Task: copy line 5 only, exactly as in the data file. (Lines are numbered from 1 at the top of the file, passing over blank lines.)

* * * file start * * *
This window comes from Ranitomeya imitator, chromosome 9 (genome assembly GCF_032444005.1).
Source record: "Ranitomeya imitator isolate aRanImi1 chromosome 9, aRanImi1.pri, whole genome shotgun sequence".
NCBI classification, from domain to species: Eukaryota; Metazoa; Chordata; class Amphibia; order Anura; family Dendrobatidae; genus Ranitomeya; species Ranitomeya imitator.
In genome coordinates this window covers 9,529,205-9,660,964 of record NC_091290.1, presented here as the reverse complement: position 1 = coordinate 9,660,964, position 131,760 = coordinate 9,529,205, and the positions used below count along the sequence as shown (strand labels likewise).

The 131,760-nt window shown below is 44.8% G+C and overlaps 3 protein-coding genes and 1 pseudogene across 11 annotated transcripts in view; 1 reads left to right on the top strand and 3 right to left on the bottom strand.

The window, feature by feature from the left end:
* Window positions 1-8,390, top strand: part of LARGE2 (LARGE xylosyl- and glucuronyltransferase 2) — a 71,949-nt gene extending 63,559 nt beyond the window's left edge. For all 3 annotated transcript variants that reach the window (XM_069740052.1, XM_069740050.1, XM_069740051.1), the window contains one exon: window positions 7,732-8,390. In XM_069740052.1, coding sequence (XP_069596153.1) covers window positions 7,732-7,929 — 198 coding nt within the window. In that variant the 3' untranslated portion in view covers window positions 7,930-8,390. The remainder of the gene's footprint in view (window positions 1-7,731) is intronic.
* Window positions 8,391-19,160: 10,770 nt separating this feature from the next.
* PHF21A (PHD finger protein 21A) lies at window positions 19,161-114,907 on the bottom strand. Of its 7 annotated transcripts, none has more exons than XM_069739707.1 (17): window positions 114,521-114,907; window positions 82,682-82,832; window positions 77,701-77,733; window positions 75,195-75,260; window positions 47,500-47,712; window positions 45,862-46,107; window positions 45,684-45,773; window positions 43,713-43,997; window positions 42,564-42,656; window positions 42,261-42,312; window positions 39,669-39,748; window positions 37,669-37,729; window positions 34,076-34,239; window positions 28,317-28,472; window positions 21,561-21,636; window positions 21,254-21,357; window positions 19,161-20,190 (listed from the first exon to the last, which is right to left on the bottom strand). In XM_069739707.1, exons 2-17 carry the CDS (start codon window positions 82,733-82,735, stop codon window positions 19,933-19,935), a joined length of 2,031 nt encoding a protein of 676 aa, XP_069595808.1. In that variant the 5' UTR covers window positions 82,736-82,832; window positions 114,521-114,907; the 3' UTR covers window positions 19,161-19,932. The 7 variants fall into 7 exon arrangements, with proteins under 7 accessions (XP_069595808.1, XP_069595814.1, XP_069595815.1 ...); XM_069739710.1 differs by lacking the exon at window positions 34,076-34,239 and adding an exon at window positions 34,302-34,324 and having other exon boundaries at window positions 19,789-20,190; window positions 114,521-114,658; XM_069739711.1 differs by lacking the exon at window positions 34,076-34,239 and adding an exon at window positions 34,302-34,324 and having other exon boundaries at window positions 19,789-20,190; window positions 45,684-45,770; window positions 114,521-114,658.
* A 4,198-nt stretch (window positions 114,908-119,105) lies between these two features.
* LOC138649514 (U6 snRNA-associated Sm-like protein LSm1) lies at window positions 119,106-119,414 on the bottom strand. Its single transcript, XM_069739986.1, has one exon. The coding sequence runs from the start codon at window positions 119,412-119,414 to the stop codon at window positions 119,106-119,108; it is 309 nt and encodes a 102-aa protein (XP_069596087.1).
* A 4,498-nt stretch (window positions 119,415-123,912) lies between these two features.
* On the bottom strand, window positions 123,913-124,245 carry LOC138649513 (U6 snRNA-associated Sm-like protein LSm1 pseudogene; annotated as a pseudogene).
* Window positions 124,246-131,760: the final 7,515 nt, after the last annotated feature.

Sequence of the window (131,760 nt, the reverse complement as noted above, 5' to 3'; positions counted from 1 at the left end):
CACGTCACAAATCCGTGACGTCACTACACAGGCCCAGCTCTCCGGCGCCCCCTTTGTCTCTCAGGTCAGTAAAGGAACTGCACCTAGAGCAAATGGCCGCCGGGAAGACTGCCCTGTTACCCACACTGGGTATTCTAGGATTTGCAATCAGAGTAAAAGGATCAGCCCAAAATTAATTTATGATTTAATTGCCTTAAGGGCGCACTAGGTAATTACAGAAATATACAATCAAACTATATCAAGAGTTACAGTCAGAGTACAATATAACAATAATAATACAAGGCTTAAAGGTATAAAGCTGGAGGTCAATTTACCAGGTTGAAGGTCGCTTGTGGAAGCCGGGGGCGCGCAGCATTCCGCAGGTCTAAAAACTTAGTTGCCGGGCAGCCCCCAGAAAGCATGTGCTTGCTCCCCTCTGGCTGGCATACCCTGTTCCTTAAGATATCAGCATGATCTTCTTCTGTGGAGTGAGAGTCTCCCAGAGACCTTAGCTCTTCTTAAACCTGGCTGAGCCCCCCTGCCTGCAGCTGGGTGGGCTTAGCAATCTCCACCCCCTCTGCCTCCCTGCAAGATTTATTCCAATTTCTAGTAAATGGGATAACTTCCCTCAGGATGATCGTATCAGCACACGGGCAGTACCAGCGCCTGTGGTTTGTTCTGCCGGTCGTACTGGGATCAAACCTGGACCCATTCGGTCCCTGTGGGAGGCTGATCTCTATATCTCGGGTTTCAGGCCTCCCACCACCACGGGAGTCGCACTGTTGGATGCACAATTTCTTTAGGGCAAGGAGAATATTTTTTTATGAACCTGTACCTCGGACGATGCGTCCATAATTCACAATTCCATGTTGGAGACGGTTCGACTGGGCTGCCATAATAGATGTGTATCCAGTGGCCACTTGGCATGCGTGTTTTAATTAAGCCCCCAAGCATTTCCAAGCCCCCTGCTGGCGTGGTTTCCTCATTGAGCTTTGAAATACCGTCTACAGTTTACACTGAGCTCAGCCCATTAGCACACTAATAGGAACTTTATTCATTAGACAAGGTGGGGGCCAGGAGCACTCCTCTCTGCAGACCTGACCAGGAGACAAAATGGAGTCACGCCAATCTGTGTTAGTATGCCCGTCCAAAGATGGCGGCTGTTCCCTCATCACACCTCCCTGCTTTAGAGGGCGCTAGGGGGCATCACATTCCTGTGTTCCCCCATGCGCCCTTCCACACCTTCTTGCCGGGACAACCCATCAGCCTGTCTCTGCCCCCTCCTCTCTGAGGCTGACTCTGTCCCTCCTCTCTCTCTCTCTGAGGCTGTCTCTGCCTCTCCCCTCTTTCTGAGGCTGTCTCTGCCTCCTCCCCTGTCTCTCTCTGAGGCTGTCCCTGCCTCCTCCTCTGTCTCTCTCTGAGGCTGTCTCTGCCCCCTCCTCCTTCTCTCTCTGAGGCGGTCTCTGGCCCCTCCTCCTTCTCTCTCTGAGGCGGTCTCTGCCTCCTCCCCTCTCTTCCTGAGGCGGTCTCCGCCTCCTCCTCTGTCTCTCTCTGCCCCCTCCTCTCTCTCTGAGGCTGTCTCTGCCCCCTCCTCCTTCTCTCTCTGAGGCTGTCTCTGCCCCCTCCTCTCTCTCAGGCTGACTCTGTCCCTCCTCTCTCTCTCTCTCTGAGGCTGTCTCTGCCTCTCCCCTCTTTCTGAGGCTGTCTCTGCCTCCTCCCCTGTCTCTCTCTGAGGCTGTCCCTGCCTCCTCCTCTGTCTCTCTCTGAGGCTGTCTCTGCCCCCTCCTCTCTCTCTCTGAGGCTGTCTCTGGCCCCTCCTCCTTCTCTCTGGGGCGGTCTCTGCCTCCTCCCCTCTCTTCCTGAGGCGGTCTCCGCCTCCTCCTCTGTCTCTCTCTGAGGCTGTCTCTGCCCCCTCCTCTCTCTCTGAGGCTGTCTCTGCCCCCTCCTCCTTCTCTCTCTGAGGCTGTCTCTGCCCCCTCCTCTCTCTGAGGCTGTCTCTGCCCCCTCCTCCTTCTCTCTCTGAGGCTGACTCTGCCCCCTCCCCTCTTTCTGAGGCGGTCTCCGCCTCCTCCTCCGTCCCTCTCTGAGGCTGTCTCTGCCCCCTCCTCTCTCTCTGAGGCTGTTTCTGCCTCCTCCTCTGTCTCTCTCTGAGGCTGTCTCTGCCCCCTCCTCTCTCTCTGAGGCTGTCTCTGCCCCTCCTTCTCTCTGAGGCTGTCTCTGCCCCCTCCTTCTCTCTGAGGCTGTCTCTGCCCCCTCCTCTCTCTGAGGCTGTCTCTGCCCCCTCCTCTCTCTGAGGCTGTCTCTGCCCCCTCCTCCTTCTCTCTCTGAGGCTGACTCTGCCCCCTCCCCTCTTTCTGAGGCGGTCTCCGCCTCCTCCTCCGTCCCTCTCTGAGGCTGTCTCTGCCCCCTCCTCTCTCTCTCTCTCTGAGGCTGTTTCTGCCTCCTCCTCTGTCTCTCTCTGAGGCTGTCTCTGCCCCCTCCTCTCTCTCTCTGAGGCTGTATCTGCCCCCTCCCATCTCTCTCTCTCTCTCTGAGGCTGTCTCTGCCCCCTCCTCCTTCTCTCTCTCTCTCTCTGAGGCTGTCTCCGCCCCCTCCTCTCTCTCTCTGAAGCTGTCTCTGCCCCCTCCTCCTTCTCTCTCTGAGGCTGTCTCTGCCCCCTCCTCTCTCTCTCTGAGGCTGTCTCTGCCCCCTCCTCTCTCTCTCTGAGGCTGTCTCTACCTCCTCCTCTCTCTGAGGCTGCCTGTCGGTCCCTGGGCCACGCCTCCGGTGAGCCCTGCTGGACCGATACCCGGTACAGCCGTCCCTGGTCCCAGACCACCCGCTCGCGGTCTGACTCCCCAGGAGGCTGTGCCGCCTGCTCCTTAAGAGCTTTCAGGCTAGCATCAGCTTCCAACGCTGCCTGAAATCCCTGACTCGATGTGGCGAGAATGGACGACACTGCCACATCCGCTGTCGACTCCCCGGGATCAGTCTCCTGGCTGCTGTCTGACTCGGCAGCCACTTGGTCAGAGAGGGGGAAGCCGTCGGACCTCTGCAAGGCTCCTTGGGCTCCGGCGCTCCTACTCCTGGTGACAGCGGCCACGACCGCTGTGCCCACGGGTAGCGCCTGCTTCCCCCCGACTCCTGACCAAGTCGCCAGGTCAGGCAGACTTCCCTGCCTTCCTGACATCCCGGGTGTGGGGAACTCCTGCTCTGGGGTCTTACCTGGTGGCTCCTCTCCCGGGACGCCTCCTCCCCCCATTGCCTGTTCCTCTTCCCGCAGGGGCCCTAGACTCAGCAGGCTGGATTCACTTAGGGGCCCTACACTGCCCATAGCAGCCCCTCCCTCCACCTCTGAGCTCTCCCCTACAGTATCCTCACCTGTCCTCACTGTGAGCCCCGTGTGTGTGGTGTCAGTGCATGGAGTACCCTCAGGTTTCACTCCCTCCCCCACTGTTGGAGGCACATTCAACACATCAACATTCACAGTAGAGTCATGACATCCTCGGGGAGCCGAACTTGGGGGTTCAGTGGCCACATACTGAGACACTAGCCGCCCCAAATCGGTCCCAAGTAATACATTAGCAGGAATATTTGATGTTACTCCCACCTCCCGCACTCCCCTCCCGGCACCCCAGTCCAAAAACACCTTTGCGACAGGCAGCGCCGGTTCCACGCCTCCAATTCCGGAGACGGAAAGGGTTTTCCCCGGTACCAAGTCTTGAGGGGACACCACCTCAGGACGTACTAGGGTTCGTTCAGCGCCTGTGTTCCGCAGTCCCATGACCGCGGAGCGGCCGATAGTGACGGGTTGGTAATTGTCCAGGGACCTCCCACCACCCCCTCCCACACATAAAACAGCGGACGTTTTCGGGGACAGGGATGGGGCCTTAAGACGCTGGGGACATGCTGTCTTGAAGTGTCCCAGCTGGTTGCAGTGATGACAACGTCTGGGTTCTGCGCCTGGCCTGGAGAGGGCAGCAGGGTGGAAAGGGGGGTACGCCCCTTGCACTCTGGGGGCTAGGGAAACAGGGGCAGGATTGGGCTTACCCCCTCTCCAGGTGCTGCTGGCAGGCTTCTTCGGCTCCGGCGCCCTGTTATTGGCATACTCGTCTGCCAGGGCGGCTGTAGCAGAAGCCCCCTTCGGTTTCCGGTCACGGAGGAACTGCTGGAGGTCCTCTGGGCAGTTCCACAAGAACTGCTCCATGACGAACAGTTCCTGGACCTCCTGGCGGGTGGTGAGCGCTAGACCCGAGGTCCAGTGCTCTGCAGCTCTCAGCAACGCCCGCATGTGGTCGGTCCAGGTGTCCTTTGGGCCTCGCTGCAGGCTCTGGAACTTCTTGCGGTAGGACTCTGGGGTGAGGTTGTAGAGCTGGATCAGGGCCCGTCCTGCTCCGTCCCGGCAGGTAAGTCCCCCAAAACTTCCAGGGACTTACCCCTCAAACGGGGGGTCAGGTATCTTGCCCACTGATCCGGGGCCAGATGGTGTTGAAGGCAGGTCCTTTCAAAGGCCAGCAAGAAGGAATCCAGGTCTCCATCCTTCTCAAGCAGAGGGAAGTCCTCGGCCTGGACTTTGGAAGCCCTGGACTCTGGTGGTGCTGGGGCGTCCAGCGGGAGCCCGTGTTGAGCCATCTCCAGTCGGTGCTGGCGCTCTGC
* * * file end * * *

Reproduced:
The 131,760-nt window shown below is 44.8% G+C and overlaps 3 protein-coding genes and 1 pseudogene across 11 annotated transcripts in view; 1 reads left to right on the top strand and 3 right to left on the bottom strand.